Karl Marx predicted that our capitalist system would eventually tear itself apart and be replaced by socialism.
Some insist it is already happening today...
Technology and automation are replacing workers. Manufacturers have moved factories overseas. Retailers everywhere are shutting their doors and laying off employees.
Hard as it is for some to believe, this is how progress is supposed to look.
Austrian economist Joseph Schumpeter pointed out that market economies are continually hit by “gales of creative destruction” that incessantly destroy the old economy and continually create a new one.
There is no better example than Amazon (Nasdaq: AMZN).
When it first arrived on the scene in 1995, it was a threat merely to bookstores and music sellers. Goodbye, Borders and Tower Records.
Then it decimated sellers of consumer electronics. Goodbye, Circuit City and RadioShack.
Before long, it became competitive with just about everyone. Two years ago, it surpassed Wal-Mart (NYSE: WMT) to become the most valuable retailer in the U.S. and - by the third quarter of last year - the fourth most valuable public company.
Investors have benefited enormously. From less than $60 in the depths of the recent financial crisis, Amazon’s share price has risen to more than $800.
Look at the company’s competitors, however, and you’ll see a very different story. Macy’s (NYSE: M) plans to close 68 stores and cut 10,000 jobs.
The Limited announced last week that it would close all 250 of its stores, eliminating 4,000 jobs.
Sears (NASDAQ:SHLD) has used just about every trick in its arsenal to stay afloat and may well be headed for bankruptcy.
According to Challenger, Gray & Christmas, a Chicago-based outplacement firm, U.S. retailers have cut a net 200,000 jobs in the last four years alone.
Can this really be a good thing?
Yes, it can. Greater productivity is essential for economic growth. (The typical online retailer generates $1,267,000 in sales per employee compared to $279,000 at brick-and-mortar stores.) There are huge benefits to consumers from Amazon. And the company is in the midst of a hiring binge.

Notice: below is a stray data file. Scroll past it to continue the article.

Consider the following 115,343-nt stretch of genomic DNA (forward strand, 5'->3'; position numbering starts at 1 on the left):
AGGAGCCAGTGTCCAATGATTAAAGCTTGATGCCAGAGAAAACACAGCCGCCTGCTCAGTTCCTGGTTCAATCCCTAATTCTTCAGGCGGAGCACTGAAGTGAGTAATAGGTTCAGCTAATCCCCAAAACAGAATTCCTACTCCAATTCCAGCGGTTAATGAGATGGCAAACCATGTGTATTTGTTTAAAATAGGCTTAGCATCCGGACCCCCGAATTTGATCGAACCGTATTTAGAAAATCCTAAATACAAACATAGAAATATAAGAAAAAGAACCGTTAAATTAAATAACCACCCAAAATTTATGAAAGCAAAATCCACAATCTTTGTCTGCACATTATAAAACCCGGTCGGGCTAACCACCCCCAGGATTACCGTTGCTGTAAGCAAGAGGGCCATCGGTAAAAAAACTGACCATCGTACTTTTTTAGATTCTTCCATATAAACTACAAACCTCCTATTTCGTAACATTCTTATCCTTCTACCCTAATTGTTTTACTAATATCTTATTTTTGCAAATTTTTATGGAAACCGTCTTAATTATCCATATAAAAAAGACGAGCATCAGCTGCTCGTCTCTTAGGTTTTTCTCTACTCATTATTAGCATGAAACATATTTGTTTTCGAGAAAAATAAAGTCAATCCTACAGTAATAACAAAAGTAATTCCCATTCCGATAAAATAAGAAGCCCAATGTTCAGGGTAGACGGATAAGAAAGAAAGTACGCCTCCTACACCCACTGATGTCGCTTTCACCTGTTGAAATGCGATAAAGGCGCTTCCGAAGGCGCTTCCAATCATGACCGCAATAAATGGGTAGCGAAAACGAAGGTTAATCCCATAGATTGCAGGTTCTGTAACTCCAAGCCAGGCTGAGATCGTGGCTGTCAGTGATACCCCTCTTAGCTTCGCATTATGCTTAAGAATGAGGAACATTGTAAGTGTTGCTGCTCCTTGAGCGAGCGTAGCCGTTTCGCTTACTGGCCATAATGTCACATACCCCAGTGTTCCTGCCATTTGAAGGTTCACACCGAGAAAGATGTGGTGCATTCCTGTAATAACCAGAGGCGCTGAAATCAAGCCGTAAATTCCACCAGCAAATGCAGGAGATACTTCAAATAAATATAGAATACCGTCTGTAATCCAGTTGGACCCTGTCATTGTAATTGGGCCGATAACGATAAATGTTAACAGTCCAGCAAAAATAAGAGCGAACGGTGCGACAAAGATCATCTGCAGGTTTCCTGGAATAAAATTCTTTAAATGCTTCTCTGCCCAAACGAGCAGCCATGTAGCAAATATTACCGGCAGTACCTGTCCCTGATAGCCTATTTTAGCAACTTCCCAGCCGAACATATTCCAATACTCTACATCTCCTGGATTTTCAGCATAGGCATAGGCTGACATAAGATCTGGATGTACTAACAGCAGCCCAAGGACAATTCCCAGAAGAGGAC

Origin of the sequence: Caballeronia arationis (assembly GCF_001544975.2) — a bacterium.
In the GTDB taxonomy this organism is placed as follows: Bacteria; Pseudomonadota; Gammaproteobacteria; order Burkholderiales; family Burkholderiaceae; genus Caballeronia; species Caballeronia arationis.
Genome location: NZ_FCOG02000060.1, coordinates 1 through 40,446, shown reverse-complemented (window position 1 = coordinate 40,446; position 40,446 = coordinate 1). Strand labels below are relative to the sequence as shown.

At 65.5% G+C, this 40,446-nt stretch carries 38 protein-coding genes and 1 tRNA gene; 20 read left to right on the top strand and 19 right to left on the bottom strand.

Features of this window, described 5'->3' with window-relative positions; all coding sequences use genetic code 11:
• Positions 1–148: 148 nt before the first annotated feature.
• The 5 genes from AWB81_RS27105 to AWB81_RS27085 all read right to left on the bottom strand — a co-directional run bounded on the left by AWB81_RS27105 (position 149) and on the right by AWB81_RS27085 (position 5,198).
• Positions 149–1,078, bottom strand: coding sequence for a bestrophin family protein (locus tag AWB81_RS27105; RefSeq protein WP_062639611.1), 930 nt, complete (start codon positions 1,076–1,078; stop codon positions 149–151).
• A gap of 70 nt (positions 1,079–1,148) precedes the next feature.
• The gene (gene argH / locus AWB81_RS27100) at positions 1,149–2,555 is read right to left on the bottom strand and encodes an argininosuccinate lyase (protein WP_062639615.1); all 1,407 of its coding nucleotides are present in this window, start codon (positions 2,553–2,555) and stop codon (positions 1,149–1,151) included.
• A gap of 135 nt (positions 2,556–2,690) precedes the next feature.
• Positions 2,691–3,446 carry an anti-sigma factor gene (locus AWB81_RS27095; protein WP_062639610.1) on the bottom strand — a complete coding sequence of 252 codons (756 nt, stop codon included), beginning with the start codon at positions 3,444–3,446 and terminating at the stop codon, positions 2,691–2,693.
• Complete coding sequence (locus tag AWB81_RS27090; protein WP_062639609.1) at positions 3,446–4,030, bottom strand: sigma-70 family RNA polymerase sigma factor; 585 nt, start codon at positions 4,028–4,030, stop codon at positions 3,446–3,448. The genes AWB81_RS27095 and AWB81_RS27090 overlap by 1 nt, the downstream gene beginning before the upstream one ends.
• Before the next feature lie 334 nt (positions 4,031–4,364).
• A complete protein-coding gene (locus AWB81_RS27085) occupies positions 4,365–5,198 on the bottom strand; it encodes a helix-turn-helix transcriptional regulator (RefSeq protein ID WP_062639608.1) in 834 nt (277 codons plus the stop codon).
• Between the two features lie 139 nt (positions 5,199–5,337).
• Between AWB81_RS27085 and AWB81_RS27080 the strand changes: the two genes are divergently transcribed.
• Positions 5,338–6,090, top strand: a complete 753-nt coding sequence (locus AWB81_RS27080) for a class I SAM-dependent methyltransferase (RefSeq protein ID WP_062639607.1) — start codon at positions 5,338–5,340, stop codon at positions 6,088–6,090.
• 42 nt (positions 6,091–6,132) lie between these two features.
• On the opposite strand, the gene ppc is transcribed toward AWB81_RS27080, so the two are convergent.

Last week, Amazon announced that it will add 100,000 new jobs. Not just hourly dock loaders and warehouse pickers, but highly paid engineers and software developers.
This still doesn’t measure the firm’s full effect on the job markets. Its sales create more jobs in industries like manufacturing, packaging and transportation. And Amazon estimates that independent merchants who sell on its website are creating 300,000 additional jobs.
If you’re one of the workers getting laid off instead of hired, of course, this all seems like a terrible thing. Economic dynamism can create havoc in people’s personal and financial lives.
But that doesn’t mean consumers or the government should prop up failing businesses. Would it have made sense to subsidize the horse-and-buggy industry when Ford (NYSE:F) showed up... or Smith Corona when the PC appeared... or Blockbuster after the advent of Netflix (Nasdaq: NFLX)?
Displaced workers will hurt (at least temporarily) and could benefit from retraining programs and perhaps even an increase in the earned income tax credit.
But Karl Marx isn’t just dead. He was dead wrong.
The American economy is the envy of the world, producing a quarter of its wealth with just 4.4% of the population.
American life spans have never been longer. Our living standards have never been higher. We lead the world in science, technology, entertainment and the arts. We have the best businesses, hospitals and universities on the planet. No country attracts more students, more immigrants or more investment capital.
And last month, the Federal Reserve reported that U.S. household net worth just hit an all-time high: $90.2 trillion.
It all begins with free markets and “creative destruction,” the scourge of some... but the benefactor of us all.
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